Best Show at Wolf Trap
Firstly, let me say that this is a wholly unfair question, as we have such a breadth of genres and performers that come through our two venues…. it’s like going to the grocery store on an empty stomach and only being able to pick one thing! (Which we all know never works out…)
So my Best Show goes to two very different groups:
The Wolf Trap Opera Alumni Concert at the Filene Center was a special evening for me in many ways. To meet such a wonderful, warm group of people who counted Wolf Trap as crucial to their artistic development was an event in and of itself. But knowing that they had donated their services? Well, it made the experience that much richer, that much more meaningful. Additionally, the fact that we were in rehearsal when a 5.8 earthquake rattled through Northern Virginia just reinforces my opinion that it was an earth-shaking (get it?) occasion. Some of the finest music-making I've heard in my musical life was on that stage, that night. (And I wasn't alone in feeling that it was a special evening - The Washington Post's Anne Midgette named it one of her top 5 performances of the year!)
The other contender? Earth Wind and Fire. It was a show that I attended with family and friends, and we had a blast! We sang, we laughed, we may have shook our booties a little bit…Those guys have a great, high-powered show, full of songs that I recognized (am I dating myself? Maybe…), and others that I knew but never attributed to EWF. And I loved seeing two generations on the stage together!
Best Show Somewhere Other than Wolf Trap
Fidelio, at Houston Grand Opera. This house produces some of the most consistently stunning operatic work in the nation, and it's teeming with former Trappers. (Coincidence? I’m not sure…) I hadn't ever seen this piece before, Beethoven's only opera, but it was playing when we swung through Houston on the audition tour this fall. After having heard hundreds of arias and feeling, let's be honest, a tiny bit jaded about all things operatic, this powerful paean to true love and fidelity renewed my love for the art form. At the beginning of the second act, Florestan (played by WTOC Alum Simon O'Neill, last seen at the FC in the 2007 production of Carmen with the National Symphony) is chained in a dungeon, singing of his faith in his beloved. The set was dark, and the most beautiful, anguished, hopeful sound came spinning out of the blackness…and just grew until in enveloped the entire audience. (Even without amps, Simon goes to 11.)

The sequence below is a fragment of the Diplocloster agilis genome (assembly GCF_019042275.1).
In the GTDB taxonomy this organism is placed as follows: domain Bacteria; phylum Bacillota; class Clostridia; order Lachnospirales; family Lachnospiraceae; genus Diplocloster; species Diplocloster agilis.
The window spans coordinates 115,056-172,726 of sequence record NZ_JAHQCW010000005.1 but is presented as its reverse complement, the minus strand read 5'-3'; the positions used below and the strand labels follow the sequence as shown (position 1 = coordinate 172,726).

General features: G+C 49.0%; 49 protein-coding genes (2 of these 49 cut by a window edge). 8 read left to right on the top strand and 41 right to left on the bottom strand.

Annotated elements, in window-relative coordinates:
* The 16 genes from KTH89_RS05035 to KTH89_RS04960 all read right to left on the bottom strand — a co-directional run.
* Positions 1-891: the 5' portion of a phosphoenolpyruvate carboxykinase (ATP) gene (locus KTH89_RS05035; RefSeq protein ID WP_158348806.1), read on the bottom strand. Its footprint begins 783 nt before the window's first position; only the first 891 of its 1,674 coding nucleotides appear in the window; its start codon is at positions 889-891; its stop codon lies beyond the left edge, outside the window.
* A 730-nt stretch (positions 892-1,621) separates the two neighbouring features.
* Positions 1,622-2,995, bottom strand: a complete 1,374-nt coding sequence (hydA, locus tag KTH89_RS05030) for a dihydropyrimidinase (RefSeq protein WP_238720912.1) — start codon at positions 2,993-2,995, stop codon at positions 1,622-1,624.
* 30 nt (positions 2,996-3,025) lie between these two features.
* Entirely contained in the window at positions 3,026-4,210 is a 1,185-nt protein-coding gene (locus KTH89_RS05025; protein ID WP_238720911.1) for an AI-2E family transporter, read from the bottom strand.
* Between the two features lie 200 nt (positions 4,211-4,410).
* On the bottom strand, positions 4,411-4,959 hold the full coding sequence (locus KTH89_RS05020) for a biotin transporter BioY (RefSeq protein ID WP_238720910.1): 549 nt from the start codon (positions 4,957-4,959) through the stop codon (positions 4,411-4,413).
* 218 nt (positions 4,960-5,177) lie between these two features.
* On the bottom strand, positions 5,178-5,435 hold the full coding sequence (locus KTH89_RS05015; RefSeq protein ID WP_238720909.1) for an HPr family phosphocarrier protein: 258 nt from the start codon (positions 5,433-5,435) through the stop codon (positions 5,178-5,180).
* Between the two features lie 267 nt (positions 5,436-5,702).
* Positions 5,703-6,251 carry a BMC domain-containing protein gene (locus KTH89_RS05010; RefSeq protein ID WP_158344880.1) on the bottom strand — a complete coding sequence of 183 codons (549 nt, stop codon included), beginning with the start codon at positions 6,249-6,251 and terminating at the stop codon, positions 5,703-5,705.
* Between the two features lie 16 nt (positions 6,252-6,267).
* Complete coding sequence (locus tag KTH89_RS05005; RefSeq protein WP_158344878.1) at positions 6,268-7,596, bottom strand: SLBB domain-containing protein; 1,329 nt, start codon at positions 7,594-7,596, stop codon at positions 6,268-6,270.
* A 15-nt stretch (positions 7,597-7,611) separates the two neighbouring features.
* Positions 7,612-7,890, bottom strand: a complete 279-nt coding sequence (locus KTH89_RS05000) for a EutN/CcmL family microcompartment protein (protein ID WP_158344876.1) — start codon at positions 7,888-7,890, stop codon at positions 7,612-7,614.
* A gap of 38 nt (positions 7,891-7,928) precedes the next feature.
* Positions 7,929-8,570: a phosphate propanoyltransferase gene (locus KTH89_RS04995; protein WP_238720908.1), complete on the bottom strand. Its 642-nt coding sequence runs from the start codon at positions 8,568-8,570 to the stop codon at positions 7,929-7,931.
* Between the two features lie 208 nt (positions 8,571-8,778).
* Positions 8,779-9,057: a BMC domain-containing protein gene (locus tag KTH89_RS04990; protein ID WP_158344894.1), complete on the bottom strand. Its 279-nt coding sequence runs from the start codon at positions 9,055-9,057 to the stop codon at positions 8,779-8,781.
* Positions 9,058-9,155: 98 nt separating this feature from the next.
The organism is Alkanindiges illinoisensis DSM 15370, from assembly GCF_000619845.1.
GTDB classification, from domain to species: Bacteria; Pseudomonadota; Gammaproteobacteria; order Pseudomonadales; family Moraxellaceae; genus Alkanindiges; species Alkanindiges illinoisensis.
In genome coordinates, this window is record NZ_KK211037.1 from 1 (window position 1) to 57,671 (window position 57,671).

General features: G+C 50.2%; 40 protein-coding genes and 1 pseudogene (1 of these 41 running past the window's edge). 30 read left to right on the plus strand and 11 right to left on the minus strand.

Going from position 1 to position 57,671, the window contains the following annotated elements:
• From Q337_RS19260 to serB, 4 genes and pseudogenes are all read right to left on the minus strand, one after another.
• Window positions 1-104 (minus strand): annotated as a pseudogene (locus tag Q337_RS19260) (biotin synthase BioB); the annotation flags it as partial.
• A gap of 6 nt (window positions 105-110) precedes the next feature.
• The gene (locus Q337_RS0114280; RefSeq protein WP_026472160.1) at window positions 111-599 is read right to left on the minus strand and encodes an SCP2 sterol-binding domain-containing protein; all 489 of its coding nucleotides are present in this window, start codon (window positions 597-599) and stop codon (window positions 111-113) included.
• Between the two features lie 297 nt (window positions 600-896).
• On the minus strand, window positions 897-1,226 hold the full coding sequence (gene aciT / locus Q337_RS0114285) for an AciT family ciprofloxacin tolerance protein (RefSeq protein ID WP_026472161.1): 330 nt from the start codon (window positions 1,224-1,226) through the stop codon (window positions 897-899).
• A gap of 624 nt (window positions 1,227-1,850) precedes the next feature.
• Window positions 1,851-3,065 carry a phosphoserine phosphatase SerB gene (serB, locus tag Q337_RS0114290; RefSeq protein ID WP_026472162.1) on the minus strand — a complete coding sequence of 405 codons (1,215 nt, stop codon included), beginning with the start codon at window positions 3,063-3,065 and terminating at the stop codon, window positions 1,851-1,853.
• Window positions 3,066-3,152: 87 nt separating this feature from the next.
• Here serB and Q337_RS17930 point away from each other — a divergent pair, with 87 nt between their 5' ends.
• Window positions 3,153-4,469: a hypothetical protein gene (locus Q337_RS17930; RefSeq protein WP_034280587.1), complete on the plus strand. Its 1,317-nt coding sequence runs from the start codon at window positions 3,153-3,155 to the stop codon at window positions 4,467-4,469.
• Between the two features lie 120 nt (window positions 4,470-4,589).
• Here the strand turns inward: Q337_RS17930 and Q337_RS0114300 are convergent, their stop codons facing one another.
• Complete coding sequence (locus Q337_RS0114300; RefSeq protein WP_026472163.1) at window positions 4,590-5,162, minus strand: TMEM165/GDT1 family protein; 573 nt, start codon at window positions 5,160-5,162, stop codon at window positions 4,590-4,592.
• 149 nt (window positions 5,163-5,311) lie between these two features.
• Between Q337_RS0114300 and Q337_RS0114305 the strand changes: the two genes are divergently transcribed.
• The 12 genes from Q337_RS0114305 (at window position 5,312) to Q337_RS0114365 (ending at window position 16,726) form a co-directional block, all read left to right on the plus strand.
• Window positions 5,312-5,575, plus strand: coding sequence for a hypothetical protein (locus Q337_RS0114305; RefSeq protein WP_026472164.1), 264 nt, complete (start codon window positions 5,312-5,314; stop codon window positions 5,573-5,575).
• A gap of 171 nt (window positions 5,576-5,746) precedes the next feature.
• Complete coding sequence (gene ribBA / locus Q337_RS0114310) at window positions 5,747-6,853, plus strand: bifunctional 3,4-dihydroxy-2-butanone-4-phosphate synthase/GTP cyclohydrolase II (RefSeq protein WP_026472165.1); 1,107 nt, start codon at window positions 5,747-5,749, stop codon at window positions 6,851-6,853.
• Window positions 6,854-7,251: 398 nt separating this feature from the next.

Best Recording/Release of the Year
I'm a singer-songwriter junkie and have been listening to Gabriel Kahane's Where are the Arms almost non-stop for several weeks. While he comes from a classical home (Dad Jeffrey is a conductor/composer/pianist, and Steve Blier has programmed some of Gabriel's art songs on his recital series at The Barns.), his music is accessible and his lyrics are heartbreaking. For an introspective start, try “Merritt Parkway” or “Icebox”.
What I'm looking forward to in 2012
In The Barns, violinist Rachel Barton Pine. She's an amazingly accomplished violinist, but what you probably didn't know is that she also plays violin in a heavy metal band called Earthen Grave. I don't know if she'll pull any of the metal out for her Discovery Series show, but just knowing that she has varied musical interests makes me want to hear her.
And I have to mention the vocal concert featuring Opera Company Alums and our own Kim Pensinger Witman – their musical responses to Terre Jones’ photographs from his upcoming book America’s National Parks: Through the Artist’s Lens will be a fantastic night of music and stunning visuals. Outside of the Barns, I’m excited to see Ryan Adams (seems to be a popular choice among my colleagues!), The Black Keys, and a vocal concert programmed around the Dallas Museum of Art's Gaultier's exhibit.